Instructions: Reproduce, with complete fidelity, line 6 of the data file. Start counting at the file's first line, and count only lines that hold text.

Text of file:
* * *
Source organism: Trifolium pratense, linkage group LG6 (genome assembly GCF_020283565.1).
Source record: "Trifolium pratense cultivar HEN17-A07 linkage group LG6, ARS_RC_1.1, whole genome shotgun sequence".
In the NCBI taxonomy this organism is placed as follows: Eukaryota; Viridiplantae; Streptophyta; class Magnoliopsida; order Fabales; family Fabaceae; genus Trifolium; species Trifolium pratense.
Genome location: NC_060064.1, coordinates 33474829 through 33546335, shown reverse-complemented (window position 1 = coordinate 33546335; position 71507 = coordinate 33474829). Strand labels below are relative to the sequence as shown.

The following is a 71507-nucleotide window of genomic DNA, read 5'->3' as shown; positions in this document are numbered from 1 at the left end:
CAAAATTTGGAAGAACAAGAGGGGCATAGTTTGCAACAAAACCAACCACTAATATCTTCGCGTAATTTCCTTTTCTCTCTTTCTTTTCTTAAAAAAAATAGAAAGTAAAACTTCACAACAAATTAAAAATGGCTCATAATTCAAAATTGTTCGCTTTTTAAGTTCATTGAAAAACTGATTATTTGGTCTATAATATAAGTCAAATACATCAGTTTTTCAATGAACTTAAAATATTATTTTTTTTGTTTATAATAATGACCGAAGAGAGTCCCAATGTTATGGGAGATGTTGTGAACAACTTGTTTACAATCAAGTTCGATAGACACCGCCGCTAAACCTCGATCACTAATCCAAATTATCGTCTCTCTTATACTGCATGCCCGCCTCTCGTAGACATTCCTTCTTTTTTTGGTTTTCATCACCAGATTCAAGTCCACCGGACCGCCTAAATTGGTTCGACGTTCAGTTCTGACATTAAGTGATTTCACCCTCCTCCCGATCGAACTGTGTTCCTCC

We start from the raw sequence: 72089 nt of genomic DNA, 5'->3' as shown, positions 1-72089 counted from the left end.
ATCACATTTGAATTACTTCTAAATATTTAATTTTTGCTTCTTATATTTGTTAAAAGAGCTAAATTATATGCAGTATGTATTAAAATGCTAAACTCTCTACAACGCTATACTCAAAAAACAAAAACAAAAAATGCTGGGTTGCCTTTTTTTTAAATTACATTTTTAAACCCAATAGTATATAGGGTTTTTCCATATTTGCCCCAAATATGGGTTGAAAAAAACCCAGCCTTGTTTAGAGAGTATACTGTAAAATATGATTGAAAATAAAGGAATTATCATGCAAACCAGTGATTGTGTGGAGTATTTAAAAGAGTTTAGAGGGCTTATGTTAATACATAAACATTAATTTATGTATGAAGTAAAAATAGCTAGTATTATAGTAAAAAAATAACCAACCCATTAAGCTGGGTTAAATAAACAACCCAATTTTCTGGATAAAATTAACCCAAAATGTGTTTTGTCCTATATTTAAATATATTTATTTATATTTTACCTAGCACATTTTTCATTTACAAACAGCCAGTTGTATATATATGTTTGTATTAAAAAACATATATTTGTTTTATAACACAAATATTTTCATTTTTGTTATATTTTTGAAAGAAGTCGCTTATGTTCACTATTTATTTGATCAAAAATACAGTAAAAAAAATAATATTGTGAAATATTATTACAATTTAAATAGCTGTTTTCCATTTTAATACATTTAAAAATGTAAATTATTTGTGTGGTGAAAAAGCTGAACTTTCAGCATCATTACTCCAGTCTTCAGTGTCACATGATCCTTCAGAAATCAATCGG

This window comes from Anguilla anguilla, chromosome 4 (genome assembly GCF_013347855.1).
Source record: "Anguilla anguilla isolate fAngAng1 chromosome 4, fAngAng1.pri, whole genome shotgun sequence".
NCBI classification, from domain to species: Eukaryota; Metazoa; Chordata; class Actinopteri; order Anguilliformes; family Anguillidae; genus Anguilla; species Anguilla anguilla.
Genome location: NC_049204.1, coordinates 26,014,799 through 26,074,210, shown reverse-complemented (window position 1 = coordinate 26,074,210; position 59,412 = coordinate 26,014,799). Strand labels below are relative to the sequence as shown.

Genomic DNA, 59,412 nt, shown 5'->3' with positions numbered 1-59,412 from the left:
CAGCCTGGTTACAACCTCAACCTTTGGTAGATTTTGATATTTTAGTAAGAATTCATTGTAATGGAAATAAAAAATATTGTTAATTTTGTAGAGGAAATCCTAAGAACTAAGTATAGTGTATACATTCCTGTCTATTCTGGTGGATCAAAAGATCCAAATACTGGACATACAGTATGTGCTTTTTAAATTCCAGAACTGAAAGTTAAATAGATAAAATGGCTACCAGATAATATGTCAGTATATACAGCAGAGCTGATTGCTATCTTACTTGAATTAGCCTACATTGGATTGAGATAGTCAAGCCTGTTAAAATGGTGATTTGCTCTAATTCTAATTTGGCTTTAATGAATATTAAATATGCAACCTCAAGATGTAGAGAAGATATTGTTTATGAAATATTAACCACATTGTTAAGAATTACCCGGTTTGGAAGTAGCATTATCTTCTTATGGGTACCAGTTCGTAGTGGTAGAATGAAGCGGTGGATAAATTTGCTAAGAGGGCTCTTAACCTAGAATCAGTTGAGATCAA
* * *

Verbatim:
CAAAATTTGGAAGAACAAGAGGGGCATAGTTTGCAACAAAACCAACCACTAATATCTTCGCGTAATTTCCTTTTCTCTCTTTCTTTTCTTAAAAAAAATAGAAAGTAAAACTTCACAACAAATTAAAAATGGCTCATAATTCAAAATTGTTCGCTTTTTAAGTTCATTGAAAAACTGATTATTTGGTCTATAATATAAGTCAAATACATCAGTTTTTCAATGAACTTAAAATATTATTTTTTTTGTTTATAATAATGACCGAAGAGAGTCCCAATGTTATGGGAGATGTTGTGAACAACTTGTTTACAATCAAGTTCGATAGACACCGCCGCTAAACCTCGATCACTAATCCAAATTATCGTCTCTCTTATACTGCATGCCCGCCTCTCGTAGACATTCCTTCTTTTTTTGGTTTTCATCACCAGATTCAAGTCCACCGGACCGCCTAAATTGGTTCGACGTTCAGTTCTGACATTAAGTGATTTCACCCTCCTCCCGATCGAACTGTGTTCCTCC